Whilst standards can be very important and can make a significant contribution to consumer safety, regulations take precedence over them. As BSi tells us, “Compliance with a British Standard cannot confer immunity from legal obligations” and “standards aren’t the same as regulations and following a standard doesn’t guarantee that you’re within the relevant laws. In fact, standards rarely cite the law as legislation could change within the lifetime of the standard”.

If you are interested in reading more around regulations that apply to fire curtains, we have a comprehensive white paper on the subject, Fire curtain regulations in the UK1

Product standards for active fire curtains are no different to others – they set out performance requirements and put the products through a series of tests, enabling them to prove their performance. There are three main product standards that have been used over the last decade for active fire curtains in the UK:

  • British standard BS 8524: 2013 Active fire curtain assemblies, Parts 1 and 2;
  • International standard ISO 21524:2021: Requirements for active fire curtains; and
  • European harmonised standard BS EN 16034: 2014 Pedestrian doorsets, industrial, commercial, garage doors and openable windows – Product standard, performance characteristics – Fire resisting and/or smoke control characteristics. 

3. BS 8524

When the British Standard BS 8524 was published in 2013 it superseded the former fire-curtain specification, PAS 121:2007. Whilst it was a welcome improvement at the time there were still a number of deficiencies resulting in poor products being able to achieve BS 8524 and get to market. A recent survey at a £1bn office development in central London for a large global bank is a case-in-point3.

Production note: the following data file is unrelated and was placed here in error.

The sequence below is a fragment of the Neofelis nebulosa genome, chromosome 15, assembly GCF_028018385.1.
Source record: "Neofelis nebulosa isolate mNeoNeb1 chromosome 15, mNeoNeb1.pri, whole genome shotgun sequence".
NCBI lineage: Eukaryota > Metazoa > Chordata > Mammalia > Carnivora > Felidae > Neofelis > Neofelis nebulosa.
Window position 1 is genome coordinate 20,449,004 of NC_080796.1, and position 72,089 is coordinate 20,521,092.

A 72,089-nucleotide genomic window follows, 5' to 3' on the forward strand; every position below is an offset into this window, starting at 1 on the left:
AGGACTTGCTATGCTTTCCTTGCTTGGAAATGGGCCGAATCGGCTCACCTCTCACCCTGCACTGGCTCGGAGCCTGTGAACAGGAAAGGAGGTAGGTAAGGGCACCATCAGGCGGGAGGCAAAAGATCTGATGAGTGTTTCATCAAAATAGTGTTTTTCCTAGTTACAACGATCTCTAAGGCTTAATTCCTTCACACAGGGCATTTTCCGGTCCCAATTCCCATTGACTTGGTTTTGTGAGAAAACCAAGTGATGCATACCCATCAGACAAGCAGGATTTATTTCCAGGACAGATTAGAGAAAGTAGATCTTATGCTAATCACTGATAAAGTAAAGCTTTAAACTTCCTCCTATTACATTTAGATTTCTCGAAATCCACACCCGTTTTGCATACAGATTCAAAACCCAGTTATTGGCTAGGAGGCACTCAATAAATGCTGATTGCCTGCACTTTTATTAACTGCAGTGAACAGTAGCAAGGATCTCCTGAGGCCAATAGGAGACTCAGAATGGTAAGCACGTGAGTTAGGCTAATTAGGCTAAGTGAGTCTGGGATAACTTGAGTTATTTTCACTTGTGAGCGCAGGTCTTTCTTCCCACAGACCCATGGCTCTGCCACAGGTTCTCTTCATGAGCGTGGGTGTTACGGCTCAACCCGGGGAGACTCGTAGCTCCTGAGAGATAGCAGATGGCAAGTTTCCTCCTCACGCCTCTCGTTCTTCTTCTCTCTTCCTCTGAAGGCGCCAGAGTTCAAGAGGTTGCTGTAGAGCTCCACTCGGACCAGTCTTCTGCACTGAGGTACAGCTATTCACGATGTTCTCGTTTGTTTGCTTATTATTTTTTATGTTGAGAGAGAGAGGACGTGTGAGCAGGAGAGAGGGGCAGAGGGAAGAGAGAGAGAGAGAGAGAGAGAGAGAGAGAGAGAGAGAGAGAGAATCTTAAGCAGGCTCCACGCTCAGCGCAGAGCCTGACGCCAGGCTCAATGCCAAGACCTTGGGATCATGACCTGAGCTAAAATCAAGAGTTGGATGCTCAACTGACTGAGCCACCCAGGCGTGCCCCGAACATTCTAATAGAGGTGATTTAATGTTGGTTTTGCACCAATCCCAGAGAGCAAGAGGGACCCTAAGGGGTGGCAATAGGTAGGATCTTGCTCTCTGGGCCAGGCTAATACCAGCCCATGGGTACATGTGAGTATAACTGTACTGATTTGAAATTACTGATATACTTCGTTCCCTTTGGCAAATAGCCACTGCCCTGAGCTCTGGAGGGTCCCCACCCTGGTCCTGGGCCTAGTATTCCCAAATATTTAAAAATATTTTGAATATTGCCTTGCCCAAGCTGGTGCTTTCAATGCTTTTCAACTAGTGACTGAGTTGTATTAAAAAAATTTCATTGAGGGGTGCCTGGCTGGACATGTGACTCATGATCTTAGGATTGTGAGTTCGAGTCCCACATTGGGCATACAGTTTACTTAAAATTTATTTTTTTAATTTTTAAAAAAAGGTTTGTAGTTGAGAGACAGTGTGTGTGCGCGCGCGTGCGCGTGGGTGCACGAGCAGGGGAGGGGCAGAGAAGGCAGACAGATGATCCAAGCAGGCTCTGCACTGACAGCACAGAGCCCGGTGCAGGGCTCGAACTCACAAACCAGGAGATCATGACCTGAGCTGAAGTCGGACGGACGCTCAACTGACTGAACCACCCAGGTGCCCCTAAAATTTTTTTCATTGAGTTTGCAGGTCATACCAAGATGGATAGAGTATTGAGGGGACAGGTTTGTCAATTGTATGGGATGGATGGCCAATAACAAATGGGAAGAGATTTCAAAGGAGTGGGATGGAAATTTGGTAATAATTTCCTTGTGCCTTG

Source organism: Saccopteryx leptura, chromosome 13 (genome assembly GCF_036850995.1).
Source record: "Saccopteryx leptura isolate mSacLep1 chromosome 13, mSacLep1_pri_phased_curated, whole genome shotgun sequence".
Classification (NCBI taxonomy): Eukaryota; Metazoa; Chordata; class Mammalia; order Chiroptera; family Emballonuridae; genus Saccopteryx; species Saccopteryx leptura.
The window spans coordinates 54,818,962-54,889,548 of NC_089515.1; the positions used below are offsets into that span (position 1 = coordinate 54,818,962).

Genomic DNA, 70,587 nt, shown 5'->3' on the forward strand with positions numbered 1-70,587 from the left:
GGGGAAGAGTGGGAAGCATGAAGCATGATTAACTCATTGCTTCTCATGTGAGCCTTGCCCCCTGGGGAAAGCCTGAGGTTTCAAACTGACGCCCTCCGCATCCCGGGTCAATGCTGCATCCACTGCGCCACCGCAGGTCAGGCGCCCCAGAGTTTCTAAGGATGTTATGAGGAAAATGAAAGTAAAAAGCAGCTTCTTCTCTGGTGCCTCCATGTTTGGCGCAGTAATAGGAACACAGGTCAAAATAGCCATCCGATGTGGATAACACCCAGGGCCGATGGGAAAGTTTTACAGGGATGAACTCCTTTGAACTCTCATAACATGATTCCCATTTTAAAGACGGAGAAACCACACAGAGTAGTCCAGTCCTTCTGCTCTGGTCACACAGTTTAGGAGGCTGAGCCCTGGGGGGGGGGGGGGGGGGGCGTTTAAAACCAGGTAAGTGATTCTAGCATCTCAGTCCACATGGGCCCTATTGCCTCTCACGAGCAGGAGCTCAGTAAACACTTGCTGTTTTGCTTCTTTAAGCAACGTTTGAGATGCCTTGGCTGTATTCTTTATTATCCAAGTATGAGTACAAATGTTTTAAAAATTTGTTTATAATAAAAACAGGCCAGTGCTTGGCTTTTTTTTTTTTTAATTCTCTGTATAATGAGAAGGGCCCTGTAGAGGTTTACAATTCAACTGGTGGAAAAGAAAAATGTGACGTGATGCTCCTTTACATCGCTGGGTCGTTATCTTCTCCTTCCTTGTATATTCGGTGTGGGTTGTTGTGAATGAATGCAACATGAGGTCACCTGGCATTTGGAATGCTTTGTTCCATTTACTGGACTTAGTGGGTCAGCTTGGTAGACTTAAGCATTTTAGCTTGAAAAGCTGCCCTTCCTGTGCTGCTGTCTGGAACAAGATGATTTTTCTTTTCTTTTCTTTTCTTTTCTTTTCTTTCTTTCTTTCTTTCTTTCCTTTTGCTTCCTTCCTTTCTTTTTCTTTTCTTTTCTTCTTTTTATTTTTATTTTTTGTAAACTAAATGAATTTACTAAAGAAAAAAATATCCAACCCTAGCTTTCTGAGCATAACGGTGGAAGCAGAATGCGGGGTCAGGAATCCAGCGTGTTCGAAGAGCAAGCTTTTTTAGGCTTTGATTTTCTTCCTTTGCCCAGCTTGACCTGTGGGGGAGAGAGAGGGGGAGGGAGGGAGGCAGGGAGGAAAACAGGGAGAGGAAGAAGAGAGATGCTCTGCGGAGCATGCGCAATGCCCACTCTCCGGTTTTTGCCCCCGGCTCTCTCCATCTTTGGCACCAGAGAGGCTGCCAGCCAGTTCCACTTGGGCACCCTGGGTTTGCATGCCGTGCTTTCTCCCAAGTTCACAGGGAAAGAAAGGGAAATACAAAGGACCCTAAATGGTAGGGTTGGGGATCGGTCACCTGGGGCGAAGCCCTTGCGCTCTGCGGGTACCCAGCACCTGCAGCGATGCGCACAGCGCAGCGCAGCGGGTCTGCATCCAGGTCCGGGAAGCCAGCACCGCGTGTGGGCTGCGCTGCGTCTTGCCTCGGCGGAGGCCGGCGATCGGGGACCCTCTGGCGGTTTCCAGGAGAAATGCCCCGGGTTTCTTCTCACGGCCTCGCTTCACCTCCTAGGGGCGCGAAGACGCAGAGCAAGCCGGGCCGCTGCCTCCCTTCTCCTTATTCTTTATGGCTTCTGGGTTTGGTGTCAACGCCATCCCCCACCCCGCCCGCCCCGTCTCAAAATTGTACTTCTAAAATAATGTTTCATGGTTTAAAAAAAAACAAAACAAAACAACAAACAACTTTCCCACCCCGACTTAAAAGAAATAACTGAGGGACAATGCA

These deficiencies likely contributed to its demise, but it was really the European standard BS EN 16034 becoming harmonised on 1st November 2019 that signalled the end of BS 8524 for the foreseeable future, at least for vertical fire curtains.

The withdrawal of support for BS 8524 culminated in Warringtonfire and then IFCC pulling out from offering third-party certification for the standard. This resulted in the last valid third-party certification for BS 8524-1 expiring on 9th June 2023 meaning BS 8524 fire curtains should no longer be sold or purchased after that date.

In the future a new revised version of BS 8524 may be published, and this may regain Notified Body support but there is an indefinite and lengthy timeline. And these ‘maybes’ are presuming it can be justified that BS 8524 is not a ‘conflicting national standard’ with regards to BS EN 16034. If BS 8524 doesn’t overcome this ‘conflicting standard’ hurdle it will have to be formally withdrawn.